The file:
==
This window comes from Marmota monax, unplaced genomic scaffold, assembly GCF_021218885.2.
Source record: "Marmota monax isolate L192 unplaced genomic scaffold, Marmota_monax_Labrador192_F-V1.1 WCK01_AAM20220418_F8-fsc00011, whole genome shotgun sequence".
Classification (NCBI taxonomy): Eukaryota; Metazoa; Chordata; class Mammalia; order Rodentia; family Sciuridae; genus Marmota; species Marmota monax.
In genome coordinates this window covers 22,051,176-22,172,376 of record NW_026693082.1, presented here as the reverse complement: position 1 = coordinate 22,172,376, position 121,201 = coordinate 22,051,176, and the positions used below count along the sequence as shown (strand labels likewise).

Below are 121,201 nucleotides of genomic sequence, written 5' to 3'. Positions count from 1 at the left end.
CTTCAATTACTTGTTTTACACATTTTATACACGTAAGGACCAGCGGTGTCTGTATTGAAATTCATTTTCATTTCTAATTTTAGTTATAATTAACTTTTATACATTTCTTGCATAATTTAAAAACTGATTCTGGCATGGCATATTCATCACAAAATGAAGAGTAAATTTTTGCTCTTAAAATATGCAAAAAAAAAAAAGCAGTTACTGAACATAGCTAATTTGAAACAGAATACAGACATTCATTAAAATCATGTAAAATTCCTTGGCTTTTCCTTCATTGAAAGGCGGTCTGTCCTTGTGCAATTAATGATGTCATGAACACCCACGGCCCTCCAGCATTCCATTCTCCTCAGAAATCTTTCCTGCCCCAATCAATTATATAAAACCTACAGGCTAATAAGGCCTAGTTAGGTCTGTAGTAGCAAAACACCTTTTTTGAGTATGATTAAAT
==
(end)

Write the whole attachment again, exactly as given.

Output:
This window comes from Marmota monax, unplaced genomic scaffold, assembly GCF_021218885.2.
Source record: "Marmota monax isolate L192 unplaced genomic scaffold, Marmota_monax_Labrador192_F-V1.1 WCK01_AAM20220418_F8-fsc00011, whole genome shotgun sequence".
Classification (NCBI taxonomy): Eukaryota; Metazoa; Chordata; class Mammalia; order Rodentia; family Sciuridae; genus Marmota; species Marmota monax.
In genome coordinates this window covers 22,051,176-22,172,376 of record NW_026693082.1, presented here as the reverse complement: position 1 = coordinate 22,172,376, position 121,201 = coordinate 22,051,176, and the positions used below count along the sequence as shown (strand labels likewise).

Below are 121,201 nucleotides of genomic sequence, written 5' to 3'. Positions count from 1 at the left end.
CTTCAATTACTTGTTTTACACATTTTATACACGTAAGGACCAGCGGTGTCTGTATTGAAATTCATTTTCATTTCTAATTTTAGTTATAATTAACTTTTATACATTTCTTGCATAATTTAAAAACTGATTCTGGCATGGCATATTCATCACAAAATGAAGAGTAAATTTTTGCTCTTAAAATATGCAAAAAAAAAAAAGCAGTTACTGAACATAGCTAATTTGAAACAGAATACAGACATTCATTAAAATCATGTAAAATTCCTTGGCTTTTCCTTCATTGAAAGGCGGTCTGTCCTTGTGCAATTAATGATGTCATGAACACCCACGGCCCTCCAGCATTCCATTCTCCTCAGAAATCTTTCCTGCCCCAATCAATTATATAAAACCTACAGGCTAATAAGGCCTAGTTAGGTCTGTAGTAGCAAAACACCTTTTTTGAGTATGATTAAAT